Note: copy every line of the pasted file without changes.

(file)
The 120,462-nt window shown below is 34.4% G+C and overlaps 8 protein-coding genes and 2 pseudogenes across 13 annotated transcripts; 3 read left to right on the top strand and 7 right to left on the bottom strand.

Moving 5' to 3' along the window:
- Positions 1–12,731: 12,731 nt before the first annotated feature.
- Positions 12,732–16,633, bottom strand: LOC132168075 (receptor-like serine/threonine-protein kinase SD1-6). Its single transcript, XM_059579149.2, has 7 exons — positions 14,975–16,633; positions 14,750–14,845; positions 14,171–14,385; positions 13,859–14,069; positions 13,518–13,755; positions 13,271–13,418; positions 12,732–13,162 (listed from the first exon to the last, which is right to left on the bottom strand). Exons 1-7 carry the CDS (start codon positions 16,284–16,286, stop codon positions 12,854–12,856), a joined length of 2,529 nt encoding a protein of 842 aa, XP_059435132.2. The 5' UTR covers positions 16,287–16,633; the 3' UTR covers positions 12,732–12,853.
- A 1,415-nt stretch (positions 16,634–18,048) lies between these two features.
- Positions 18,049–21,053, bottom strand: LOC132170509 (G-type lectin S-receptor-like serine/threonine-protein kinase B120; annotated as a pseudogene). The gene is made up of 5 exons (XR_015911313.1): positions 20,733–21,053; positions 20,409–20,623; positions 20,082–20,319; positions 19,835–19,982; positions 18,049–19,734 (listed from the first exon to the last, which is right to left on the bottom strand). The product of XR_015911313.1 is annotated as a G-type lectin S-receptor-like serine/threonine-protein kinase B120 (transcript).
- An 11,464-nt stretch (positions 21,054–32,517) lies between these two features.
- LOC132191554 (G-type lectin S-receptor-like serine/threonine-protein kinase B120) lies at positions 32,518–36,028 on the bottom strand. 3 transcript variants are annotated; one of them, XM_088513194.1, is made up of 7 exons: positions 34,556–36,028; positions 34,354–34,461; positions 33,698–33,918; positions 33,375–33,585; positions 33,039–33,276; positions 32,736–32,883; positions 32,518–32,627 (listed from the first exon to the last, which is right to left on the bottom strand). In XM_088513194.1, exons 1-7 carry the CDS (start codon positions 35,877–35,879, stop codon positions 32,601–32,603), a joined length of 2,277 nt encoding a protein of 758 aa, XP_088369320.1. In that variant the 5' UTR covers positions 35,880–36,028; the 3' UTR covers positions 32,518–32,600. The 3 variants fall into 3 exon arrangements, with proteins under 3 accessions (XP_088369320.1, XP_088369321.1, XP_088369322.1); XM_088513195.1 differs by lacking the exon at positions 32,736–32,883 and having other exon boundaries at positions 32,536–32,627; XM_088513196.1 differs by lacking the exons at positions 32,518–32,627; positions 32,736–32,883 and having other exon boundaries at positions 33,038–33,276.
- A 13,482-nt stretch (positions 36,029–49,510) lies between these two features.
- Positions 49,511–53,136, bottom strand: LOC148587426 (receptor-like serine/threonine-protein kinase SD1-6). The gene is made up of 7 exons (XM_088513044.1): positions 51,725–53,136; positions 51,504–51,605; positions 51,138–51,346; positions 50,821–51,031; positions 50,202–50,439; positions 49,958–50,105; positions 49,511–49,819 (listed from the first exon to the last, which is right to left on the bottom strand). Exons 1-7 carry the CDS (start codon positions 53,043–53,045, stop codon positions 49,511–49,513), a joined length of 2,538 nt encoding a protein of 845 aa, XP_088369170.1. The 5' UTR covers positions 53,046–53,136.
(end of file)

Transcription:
The 120,462-nt window shown below is 34.4% G+C and overlaps 8 protein-coding genes and 2 pseudogenes across 13 annotated transcripts; 3 read left to right on the top strand and 7 right to left on the bottom strand.

Moving 5' to 3' along the window:
- Positions 1–12,731: 12,731 nt before the first annotated feature.
- Positions 12,732–16,633, bottom strand: LOC132168075 (receptor-like serine/threonine-protein kinase SD1-6). Its single transcript, XM_059579149.2, has 7 exons — positions 14,975–16,633; positions 14,750–14,845; positions 14,171–14,385; positions 13,859–14,069; positions 13,518–13,755; positions 13,271–13,418; positions 12,732–13,162 (listed from the first exon to the last, which is right to left on the bottom strand). Exons 1-7 carry the CDS (start codon positions 16,284–16,286, stop codon positions 12,854–12,856), a joined length of 2,529 nt encoding a protein of 842 aa, XP_059435132.2. The 5' UTR covers positions 16,287–16,633; the 3' UTR covers positions 12,732–12,853.
- A 1,415-nt stretch (positions 16,634–18,048) lies between these two features.
- Positions 18,049–21,053, bottom strand: LOC132170509 (G-type lectin S-receptor-like serine/threonine-protein kinase B120; annotated as a pseudogene). The gene is made up of 5 exons (XR_015911313.1): positions 20,733–21,053; positions 20,409–20,623; positions 20,082–20,319; positions 19,835–19,982; positions 18,049–19,734 (listed from the first exon to the last, which is right to left on the bottom strand). The product of XR_015911313.1 is annotated as a G-type lectin S-receptor-like serine/threonine-protein kinase B120 (transcript).
- An 11,464-nt stretch (positions 21,054–32,517) lies between these two features.
- LOC132191554 (G-type lectin S-receptor-like serine/threonine-protein kinase B120) lies at positions 32,518–36,028 on the bottom strand. 3 transcript variants are annotated; one of them, XM_088513194.1, is made up of 7 exons: positions 34,556–36,028; positions 34,354–34,461; positions 33,698–33,918; positions 33,375–33,585; positions 33,039–33,276; positions 32,736–32,883; positions 32,518–32,627 (listed from the first exon to the last, which is right to left on the bottom strand). In XM_088513194.1, exons 1-7 carry the CDS (start codon positions 35,877–35,879, stop codon positions 32,601–32,603), a joined length of 2,277 nt encoding a protein of 758 aa, XP_088369320.1. In that variant the 5' UTR covers positions 35,880–36,028; the 3' UTR covers positions 32,518–32,600. The 3 variants fall into 3 exon arrangements, with proteins under 3 accessions (XP_088369320.1, XP_088369321.1, XP_088369322.1); XM_088513195.1 differs by lacking the exon at positions 32,736–32,883 and having other exon boundaries at positions 32,536–32,627; XM_088513196.1 differs by lacking the exons at positions 32,518–32,627; positions 32,736–32,883 and having other exon boundaries at positions 33,038–33,276.
- A 13,482-nt stretch (positions 36,029–49,510) lies between these two features.
- Positions 49,511–53,136, bottom strand: LOC148587426 (receptor-like serine/threonine-protein kinase SD1-6). The gene is made up of 7 exons (XM_088513044.1): positions 51,725–53,136; positions 51,504–51,605; positions 51,138–51,346; positions 50,821–51,031; positions 50,202–50,439; positions 49,958–50,105; positions 49,511–49,819 (listed from the first exon to the last, which is right to left on the bottom strand). Exons 1-7 carry the CDS (start codon positions 53,043–53,045, stop codon positions 49,511–49,513), a joined length of 2,538 nt encoding a protein of 845 aa, XP_088369170.1. The 5' UTR covers positions 53,046–53,136.